Carol Zaleski is professor of world religions at Smith College in Northampton, Massachusetts.
Dante’s Divine Comedy, if we are willing to read it whole, has a deep unity. The tradition of its interpretation does not.
As we unpack the same ornaments, read the same stories and entertain the same deep thoughts our ancestors did, we have every reason to be gloriously unoriginal.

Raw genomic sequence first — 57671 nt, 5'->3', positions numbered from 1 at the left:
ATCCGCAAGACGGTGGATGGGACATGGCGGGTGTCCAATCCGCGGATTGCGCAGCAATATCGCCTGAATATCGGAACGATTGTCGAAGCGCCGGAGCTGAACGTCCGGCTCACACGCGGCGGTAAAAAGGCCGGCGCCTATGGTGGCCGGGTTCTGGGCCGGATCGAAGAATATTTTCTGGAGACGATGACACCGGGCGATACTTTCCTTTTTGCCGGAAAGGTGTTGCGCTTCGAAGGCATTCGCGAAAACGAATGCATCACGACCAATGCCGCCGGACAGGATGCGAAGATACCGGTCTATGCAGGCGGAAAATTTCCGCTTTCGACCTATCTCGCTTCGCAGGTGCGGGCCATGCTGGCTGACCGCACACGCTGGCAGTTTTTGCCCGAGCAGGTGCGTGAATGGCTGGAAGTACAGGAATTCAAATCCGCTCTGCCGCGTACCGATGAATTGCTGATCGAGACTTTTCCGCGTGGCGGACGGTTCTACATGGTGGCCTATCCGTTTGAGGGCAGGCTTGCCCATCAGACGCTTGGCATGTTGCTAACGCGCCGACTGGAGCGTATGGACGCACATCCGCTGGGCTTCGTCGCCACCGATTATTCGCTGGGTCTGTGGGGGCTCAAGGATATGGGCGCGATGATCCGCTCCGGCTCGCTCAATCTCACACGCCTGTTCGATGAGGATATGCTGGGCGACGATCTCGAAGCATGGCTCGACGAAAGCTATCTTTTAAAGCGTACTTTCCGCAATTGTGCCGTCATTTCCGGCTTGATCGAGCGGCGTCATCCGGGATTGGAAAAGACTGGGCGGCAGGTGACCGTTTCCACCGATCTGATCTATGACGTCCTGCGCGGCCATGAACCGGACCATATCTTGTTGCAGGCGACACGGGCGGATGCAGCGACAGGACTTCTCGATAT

Sometimes it feels like a thick mist has descended on us, distorting communication. But then a face shines through the mist and dispels it.
We don’t know which experiences specify our humanity. But the Abrahamic faiths agree that we are made of dust and ashes, a bit of clay or a mere clot.
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